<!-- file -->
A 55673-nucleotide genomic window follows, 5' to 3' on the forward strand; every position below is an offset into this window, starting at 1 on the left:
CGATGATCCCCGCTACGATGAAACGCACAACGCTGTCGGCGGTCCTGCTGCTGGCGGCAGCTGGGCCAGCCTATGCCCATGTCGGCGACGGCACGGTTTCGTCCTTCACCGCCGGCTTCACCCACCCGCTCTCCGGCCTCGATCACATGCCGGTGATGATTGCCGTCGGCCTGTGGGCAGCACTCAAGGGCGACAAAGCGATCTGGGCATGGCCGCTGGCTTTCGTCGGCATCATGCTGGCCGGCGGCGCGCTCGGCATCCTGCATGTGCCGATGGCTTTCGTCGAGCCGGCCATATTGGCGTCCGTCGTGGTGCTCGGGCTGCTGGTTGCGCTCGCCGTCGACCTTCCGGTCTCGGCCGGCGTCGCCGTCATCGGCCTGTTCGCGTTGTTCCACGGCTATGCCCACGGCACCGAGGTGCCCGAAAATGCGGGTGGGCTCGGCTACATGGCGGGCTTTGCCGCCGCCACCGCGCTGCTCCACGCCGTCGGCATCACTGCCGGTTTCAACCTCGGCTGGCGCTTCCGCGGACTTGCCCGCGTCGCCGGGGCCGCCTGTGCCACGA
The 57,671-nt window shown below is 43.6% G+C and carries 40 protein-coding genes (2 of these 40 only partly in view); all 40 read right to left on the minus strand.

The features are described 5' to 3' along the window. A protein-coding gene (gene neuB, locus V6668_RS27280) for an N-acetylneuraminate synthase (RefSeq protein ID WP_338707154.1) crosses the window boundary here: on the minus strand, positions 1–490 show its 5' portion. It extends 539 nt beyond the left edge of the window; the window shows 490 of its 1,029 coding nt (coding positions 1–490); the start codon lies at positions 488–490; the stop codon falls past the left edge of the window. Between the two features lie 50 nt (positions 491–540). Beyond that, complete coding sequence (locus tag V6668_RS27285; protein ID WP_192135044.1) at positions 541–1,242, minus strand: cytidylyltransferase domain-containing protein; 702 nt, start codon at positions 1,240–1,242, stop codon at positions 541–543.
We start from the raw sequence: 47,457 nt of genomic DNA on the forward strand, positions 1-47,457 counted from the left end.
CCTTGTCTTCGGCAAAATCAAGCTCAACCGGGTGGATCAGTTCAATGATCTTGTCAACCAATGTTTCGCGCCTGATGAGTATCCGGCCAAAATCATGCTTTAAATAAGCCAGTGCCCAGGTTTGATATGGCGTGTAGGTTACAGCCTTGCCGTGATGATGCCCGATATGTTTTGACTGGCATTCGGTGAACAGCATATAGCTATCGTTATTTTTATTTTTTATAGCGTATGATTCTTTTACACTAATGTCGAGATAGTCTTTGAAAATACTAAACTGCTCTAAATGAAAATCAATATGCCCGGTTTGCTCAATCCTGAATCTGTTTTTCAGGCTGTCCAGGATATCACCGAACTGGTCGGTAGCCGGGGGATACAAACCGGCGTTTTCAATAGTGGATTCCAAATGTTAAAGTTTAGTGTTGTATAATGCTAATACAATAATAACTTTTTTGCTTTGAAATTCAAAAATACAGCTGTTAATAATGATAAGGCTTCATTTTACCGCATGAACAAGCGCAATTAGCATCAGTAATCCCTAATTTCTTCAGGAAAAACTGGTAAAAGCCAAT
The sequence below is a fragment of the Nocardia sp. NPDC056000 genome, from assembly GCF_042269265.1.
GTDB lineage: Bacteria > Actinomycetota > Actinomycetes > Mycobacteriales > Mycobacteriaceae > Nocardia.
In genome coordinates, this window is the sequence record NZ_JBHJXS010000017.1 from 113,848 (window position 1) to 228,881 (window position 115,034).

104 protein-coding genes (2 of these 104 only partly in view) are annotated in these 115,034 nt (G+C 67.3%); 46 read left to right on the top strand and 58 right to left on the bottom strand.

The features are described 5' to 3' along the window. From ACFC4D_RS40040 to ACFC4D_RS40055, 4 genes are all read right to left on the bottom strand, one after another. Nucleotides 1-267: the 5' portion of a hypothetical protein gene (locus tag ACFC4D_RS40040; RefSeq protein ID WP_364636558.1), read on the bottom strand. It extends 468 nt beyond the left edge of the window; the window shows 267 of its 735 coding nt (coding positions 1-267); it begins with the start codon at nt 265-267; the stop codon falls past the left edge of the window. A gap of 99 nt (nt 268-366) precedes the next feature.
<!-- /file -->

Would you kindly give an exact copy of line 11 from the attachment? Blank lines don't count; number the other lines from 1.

The features are described 5' to 3' along the window. From ACFC4D_RS40040 to ACFC4D_RS40055, 4 genes are all read right to left on the bottom strand, one after another. Nucleotides 1-267: the 5' portion of a hypothetical protein gene (locus tag ACFC4D_RS40040; RefSeq protein ID WP_364636558.1), read on the bottom strand. It extends 468 nt beyond the left edge of the window; the window shows 267 of its 735 coding nt (coding positions 1-267); it begins with the start codon at nt 265-267; the stop codon falls past the left edge of the window. A gap of 99 nt (nt 268-366) precedes the next feature.